As those who have the power play us, let’s turn the tables and play them. Here are a few games to play with friends or on your own:
Game One: Politicians are Predictable — Whose Line is it Anyway?
We know in most cases what politicians will say or do before they say it. If they go to an informal settlement, they will talk about how they will fix the situation and either build houses, or stop the evil government, or evil capitalists or evil socialists and so on. The spin might be different but we know what they are going to say.
So use this to play the politicians’ predictable game: When you read a story about a party see if you can predict what they will say based on who they are and what they stand for.
For example: Following a party’s provincial launch? Guess what themes they will play on. If it’s the EFF they are likely to talk land and jobs; if it’s the ANC they will talk renewal and working together; if it’s the DA they may just highlight how rubbish the ANC is and so on. You get five points for each correct theme and 10 points for a phrase if the party member says it.
If they come up with social justice issues you lose a point (like actually talking about how to combat gender-based violence, or how they will put children first). For advanced play, reduce the points for common ones such as fighting corruption.
Why is this game useful? Because the more you play the better you will be at discerning party discourse. It also means the less likely you will be to fall for a Tweet or Facebook post that has something fundamentally at odds with what the party says — or if it is well-executed disinformation, it might sound closer to something the party might actually say — but the giveaway will likely be that it will be outrageous and will make you angry or fearful as you read it. If it does that, check it against official sources.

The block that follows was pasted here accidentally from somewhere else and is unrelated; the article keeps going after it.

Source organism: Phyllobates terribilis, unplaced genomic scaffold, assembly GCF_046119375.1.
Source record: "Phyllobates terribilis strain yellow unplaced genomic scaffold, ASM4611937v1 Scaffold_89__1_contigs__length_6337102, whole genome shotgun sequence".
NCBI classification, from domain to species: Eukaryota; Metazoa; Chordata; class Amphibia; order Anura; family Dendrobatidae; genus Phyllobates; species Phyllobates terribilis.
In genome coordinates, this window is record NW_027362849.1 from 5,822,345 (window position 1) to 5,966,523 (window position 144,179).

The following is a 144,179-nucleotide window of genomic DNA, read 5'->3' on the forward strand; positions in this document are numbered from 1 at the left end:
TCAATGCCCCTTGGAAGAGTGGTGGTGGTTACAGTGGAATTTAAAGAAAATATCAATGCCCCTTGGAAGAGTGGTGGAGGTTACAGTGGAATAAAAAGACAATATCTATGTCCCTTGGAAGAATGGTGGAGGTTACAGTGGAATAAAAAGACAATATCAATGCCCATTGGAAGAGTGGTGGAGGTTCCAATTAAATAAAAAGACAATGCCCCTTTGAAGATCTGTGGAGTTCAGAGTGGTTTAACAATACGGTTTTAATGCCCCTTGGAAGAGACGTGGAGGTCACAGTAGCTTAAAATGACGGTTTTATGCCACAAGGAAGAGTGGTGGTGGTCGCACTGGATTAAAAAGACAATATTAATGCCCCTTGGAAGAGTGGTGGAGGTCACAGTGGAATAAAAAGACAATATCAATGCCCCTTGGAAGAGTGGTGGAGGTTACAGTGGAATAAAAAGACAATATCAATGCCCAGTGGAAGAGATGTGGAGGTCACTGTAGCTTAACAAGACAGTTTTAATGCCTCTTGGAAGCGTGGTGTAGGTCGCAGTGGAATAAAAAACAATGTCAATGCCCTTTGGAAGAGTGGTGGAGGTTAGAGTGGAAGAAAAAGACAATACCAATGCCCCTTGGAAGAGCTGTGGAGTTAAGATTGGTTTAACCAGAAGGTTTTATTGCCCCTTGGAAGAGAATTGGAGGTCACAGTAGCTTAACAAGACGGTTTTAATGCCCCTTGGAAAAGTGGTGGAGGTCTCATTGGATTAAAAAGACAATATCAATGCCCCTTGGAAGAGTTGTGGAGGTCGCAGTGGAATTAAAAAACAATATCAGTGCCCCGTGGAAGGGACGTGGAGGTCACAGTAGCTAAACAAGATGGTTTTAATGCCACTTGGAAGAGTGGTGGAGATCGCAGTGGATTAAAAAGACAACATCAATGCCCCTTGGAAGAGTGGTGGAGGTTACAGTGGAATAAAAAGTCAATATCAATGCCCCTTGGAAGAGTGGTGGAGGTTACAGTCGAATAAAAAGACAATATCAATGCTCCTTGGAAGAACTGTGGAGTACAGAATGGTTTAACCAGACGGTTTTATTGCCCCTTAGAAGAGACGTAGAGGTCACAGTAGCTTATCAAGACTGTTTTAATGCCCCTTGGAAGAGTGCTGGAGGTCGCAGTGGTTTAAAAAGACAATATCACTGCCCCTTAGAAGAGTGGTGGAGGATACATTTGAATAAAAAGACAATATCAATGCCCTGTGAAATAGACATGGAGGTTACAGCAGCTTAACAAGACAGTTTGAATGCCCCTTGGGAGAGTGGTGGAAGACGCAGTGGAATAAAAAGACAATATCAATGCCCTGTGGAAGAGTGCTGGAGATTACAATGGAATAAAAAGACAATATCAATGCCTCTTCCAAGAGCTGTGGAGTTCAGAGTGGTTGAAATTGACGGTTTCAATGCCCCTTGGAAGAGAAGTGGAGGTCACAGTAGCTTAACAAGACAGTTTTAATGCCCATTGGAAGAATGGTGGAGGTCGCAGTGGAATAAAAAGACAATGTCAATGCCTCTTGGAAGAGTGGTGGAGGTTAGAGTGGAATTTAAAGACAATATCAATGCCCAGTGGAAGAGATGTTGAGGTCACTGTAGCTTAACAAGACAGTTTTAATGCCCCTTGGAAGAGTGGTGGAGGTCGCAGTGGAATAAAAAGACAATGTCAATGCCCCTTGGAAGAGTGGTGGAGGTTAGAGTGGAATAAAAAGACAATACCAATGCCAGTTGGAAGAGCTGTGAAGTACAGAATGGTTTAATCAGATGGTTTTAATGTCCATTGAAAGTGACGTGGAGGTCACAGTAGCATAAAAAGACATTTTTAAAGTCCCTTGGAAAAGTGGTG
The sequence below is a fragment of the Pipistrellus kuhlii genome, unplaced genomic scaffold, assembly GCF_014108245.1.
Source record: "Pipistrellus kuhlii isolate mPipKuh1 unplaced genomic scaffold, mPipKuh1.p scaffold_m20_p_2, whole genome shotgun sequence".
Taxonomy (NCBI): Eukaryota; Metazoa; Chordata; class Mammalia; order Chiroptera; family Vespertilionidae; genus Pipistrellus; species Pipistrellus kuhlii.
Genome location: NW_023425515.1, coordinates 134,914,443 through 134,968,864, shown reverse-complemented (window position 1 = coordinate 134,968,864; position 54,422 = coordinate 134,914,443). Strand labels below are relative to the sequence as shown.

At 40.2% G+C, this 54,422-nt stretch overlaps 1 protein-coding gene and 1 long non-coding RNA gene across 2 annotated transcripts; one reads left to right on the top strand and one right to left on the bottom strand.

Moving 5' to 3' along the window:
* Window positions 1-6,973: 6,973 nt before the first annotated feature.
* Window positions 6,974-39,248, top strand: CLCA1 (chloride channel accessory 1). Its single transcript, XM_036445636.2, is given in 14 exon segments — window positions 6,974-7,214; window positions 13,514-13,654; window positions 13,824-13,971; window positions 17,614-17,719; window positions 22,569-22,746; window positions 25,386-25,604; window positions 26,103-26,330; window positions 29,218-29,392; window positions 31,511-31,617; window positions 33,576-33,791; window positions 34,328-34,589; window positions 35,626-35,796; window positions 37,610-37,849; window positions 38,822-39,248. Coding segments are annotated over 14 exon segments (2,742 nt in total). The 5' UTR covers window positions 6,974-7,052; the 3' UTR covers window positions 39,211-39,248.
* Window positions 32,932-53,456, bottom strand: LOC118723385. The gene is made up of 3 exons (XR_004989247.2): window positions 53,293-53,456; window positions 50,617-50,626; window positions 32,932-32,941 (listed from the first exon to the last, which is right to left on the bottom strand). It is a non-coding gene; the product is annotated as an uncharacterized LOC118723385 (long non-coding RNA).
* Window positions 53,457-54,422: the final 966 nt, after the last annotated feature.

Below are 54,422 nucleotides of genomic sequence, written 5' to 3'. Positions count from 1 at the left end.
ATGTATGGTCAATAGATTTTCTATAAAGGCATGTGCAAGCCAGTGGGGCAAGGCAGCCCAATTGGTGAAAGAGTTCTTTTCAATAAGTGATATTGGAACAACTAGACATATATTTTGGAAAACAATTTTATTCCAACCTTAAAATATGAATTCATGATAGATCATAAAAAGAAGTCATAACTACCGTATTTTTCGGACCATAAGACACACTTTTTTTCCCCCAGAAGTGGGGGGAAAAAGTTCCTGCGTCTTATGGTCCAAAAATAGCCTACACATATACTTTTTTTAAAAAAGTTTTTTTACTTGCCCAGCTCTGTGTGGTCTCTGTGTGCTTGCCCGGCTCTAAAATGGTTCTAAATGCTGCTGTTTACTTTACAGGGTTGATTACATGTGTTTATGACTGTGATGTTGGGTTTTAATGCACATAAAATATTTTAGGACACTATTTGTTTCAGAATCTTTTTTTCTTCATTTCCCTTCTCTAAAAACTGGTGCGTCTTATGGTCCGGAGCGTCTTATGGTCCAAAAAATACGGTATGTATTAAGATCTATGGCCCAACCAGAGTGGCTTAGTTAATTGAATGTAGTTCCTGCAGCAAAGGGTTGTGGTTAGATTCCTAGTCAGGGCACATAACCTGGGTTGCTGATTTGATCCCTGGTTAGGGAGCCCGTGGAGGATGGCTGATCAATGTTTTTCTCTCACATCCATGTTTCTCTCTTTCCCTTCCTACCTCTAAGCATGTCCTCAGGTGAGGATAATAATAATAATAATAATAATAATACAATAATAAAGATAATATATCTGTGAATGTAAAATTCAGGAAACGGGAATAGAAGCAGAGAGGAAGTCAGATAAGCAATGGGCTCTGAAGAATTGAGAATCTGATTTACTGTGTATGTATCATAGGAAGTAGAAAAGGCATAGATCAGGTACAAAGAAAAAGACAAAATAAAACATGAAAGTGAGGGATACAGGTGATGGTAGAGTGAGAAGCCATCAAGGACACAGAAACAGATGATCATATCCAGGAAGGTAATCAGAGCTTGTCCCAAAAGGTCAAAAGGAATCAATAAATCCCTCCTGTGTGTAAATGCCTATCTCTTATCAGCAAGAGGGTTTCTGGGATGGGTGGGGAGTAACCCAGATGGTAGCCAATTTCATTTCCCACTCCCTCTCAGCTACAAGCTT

Game Two: Bull Bingo
Another giveaway of disinformation is the language used. So have a look at what words or phrases are used and ask what they intend to spread and achieve. More often than not the spin on terms is rooted in reality.
Currently, we have “load shedding” and “accounting irregularities”. The terms seek to mask what is really going on: Power cuts and grand scale-theft and corruption. It isn’t that load shedding is made up — indeed we know “load shedding” to be more than spin; it has disrupted our ability to function, messed up routines and reduced productivity.
In the case of “accounting irregularities”, it seems these are applied only to white people involved in white-collar crime. Aside from the racist dimensions, the terms are symptomatic of efforts by those in power to deflect and divert public attention.
So look out for common terms and phrases, and how they are used. “EWC”, or “Expropriation Without Compensation” is a catchphrase for a complex set of ideas and issues surrounding the land question. Look at when it is used and by whom, and what they are implying when they use it.
‘Stratcom’ is another term used to refer to journalists, or people in the media who are accused of being former apartheid agents. Often it is used to discredit and deflect attention from another, bigger issue. To play this game, ask some colleagues at the office to think of the most common phrases they can think of that they have seen on social media or uttered by political parties.
If they aren’t sure, ask them to scan the account of a few political parties then come back together and write the 10 most popular phrases on a board. The aim is to be the first to get to five of the same phrases, then jump up and shout “Bull Bingo”! Then send us the results.
The game is useful because, in addition to building scepticism, it will help you build up your own lexicon of common Bull Bingo terms that are used to overtly deflect or shift focus.
Even if you only play these games by yourself, what you will find is that you have a greater awareness of the language and common terms used to persuade.
These may be just politicking, but they will also help you spot disinformation. If you want to learn more go to https://Rover.directory and download the RoveR app, where you can train yourself on spotting real vs rubbish news, test your skills and then also rate stories, but also check if they are from a real or rubbish site.
Let us know how you go.
Want to continue this conversation on The Media Online platforms? Comment on Twitter @MediaTMO or on our Facebook page. Send us your suggestions, comments, contributions or tip-offs via e-mail to firstname.lastname@example.org or email@example.com